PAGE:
Background and objective: In order to study the role of mast cells and IL-5 in allergen-induced airway hyperreactivity in mice, airway responsiveness in WBB6F1-W/Wv mice (mast cell deficient) and the effects of anti-IL-5 monoclonal antibody (NC-17) and three anti-allergic drugs (N-556, ketotifen and amlexanox) on airway hyperreactivity in Balb/c mice were studied.
Methods: Mice were immunized with an antigen (ovalbumin; OA) at intervals of 12 days. OA was inhaled 10 days after the secondary immunization. Twenty-four hours after the last inhalation, airway reactivity to acetylcholine was measured and bronchoalveolar lavage fluid (BALF) was obtained.
Results: Three inhalations of OA caused an increase in leucocytes (including eosinophils), accompanied by increases in IL-5 in BALF, and airway hyperreactivity to acetylcholine in Balb/c and WBB6F1- +/+ mice. In WBB6F1-W/Wv mice, antigen inhalation resulted in increases in leucocytes and IL-5 in BALF but did not result in airway hyperreactivity. NC-17 at doses between 10 and 20 micrograms (intratracheal injection) inhibited the antigen-induced eosinophilia but did not affect airway hyperreactivity in Balb/c mice. Three 'anti-allergic' drugs clearly inhibited antigen-induced increases in IL-5 levels and the number of eosinophils in BALF, but did not affect airway hyperreactivity in Balb/c mice.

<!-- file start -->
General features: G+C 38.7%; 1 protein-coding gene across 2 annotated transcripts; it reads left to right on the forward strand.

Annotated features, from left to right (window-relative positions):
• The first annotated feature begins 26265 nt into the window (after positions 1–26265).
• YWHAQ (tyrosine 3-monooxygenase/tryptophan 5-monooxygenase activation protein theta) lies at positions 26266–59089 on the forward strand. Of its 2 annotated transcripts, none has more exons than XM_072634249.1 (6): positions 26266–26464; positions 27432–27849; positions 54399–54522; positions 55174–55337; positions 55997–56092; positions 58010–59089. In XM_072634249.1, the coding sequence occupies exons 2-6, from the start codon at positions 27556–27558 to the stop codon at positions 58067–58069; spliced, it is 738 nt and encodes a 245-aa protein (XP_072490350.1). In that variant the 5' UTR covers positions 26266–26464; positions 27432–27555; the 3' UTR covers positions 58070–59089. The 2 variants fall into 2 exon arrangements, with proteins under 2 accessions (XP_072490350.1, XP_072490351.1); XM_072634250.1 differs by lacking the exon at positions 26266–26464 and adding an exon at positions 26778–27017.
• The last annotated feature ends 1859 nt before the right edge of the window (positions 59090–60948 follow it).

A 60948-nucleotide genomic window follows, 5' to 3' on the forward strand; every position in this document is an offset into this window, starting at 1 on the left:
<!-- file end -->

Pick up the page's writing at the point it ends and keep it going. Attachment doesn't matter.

Conclusions: These data suggest that mast cells play an important role in the onset of airway hyperreactivity but do not play a role in the production of IL-5 and eosinophilia. Furthermore, indicate that the inhibition of IL-5 is not always associated with a reduction in antigen-induced airway hyperreactivity in mice.